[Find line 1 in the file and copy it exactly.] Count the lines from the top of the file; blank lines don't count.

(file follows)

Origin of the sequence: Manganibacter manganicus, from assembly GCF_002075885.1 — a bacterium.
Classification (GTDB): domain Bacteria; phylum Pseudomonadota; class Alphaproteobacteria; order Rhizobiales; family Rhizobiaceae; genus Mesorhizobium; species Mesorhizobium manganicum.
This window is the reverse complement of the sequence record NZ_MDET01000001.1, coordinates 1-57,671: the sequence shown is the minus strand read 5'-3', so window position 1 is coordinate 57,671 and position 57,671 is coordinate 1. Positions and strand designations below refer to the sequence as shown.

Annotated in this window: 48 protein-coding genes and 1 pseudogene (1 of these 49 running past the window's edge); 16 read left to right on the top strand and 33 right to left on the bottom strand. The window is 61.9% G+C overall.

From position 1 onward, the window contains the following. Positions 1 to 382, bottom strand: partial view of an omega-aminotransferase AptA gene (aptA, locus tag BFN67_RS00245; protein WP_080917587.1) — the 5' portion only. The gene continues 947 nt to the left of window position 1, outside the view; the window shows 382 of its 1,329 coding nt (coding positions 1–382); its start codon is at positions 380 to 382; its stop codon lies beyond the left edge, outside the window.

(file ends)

Origin of the sequence: Manganibacter manganicus, from assembly GCF_002075885.1 — a bacterium.